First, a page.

Wednesday, July 11, 2012

Game Design is Hard

I posed a question to the #tweetfleet (the EVE twitter community) yesterday, about cloaking devices:
Hey #tweetfleet what's wrong with cloaking devices using some sort of fuel? #EveOnline
I was curious how people would respond to a feature change that would significantly alter a security blanket in EVE, and overall, the responses were what I expected. @bel_amar provided a perfect response for this discussion:
Because most complaints about cloaking is really about AFK cloaking. And the real issue with AFK cloaking is suddenly hotdrop
And that's about all I have to say about cloaking devices and fuel. I'm not for or against it as a feature. My question was more about how hard it is to gather feedback about a game feature (or change).

Game design is hard.
CCP relearns this every time they add or change a feature or function in EVE. CCP has some very talented folks on their payroll, but (like the rest of us) they are only human, and make mistakes. The advantage they have (as developers first and players second) is that they aren't trying to design or modify a feature to their benefit. They (hopefully) are making changes to improve the game as a whole. The problem they face is that for any single feature or function in EVE, there are hundreds (or thousands) of people who use it and rely on it, one way or another, and people detest change. Realizing that any change they make will piss someone off, CCP does what any smart developer does, they filter out (or ignore) most comments or discussion once a feature is in development. This is (usually) a good plan, to keep them focused and on target. However, when a feature actually makes it to Sisi, CCP needs to take the earplugs back out.

On any given day, there are 30-40 thousand people logged into Tranquility, and maybe 200 on Singularity. That's a very small group. Those people study the impacts of changes long before they make it to Tranquility, and are in a position to take advantage of any new features. They are also in a position to discover glaring exploits long before they go live. CCP needs to find a way to channel the knowledge of these players, a way to utilize them to minimize the glaring errors that should never see Traquility.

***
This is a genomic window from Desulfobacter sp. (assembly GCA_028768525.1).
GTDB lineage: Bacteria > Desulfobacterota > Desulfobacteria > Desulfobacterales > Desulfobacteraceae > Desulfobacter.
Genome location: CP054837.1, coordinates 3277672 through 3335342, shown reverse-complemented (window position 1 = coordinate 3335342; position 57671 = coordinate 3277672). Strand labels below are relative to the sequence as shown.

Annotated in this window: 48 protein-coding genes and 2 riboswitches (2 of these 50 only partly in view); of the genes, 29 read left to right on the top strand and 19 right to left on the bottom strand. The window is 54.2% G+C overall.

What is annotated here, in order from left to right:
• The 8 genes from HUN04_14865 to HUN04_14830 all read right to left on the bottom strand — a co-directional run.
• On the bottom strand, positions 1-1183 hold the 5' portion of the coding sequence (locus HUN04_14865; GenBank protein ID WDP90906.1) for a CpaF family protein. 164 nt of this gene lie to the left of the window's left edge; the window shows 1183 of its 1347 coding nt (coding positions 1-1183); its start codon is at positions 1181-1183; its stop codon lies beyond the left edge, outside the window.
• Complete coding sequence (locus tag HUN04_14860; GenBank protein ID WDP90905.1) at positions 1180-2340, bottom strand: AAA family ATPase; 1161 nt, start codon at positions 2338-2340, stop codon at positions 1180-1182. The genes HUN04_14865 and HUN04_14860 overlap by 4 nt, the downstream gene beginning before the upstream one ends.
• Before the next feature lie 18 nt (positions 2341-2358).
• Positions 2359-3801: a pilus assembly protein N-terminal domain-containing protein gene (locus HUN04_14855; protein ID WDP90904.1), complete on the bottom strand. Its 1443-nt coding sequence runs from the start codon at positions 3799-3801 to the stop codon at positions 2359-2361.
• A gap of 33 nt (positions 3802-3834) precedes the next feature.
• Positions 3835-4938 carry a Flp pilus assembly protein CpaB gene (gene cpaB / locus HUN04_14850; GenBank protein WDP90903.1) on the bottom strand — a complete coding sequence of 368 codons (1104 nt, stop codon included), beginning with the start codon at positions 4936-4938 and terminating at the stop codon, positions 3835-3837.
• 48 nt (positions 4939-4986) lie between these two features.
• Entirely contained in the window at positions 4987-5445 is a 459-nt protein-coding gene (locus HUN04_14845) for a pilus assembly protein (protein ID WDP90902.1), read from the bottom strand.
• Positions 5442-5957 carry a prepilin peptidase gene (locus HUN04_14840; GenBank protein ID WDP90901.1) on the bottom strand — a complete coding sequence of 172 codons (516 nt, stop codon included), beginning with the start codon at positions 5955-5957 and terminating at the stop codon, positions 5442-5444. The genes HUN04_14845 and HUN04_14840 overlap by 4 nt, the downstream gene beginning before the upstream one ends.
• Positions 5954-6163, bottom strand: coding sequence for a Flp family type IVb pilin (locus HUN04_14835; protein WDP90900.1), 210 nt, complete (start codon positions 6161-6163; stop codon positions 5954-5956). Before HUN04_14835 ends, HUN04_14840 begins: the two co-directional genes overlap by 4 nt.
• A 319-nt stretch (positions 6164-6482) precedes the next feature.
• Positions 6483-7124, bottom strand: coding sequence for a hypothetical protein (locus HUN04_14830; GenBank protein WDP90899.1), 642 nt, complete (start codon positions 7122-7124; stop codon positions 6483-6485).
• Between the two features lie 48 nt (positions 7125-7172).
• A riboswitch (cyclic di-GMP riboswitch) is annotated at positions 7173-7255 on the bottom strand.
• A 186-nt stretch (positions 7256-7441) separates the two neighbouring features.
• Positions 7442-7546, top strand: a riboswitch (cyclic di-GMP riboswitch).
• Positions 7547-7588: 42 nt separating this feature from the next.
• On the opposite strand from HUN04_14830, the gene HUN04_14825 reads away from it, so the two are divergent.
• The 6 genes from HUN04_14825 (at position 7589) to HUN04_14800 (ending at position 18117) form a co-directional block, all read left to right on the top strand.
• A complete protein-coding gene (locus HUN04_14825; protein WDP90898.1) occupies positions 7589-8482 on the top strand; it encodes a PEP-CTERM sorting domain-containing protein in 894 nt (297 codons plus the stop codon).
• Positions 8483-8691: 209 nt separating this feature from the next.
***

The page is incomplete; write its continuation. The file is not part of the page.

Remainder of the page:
Things like the Technetium bottleneck, Faction War LP manipulation, Planetary Interaction exploits, could all have been avoided if CCP was listening to the players on Sisi, and took into account the fact that a player on Sisi is more invested in EVE and might even know more about a feature than the developers. Let's face it - there are some very smart people playing this game, and some of those smart people are smarter than the people writing the code (side note - I am not one of them). If CCP were to channel the experience and knowledge of the players on Sisi, it might make a better game for all of us.

Back to the question in the beginning. Of the 17 individual replies, one of them addressed the question. There was a good smattering of why AFK cloaking isn't a problem, but no direct response to the question (the one that addressed the problem mentioned that it had been discussed and would be hard to do). I'd be surprised if responses in the official EVE forums were any different. The signal to noise ratio (16:1) suggests that any general discussion with the community at large about a feature will produce very little quality information. By reducing the pool of responses (focusing on Sisi players), one might hope to reduce the noise level, and increase the signal response, to a useful level.

No comments:

Post a Comment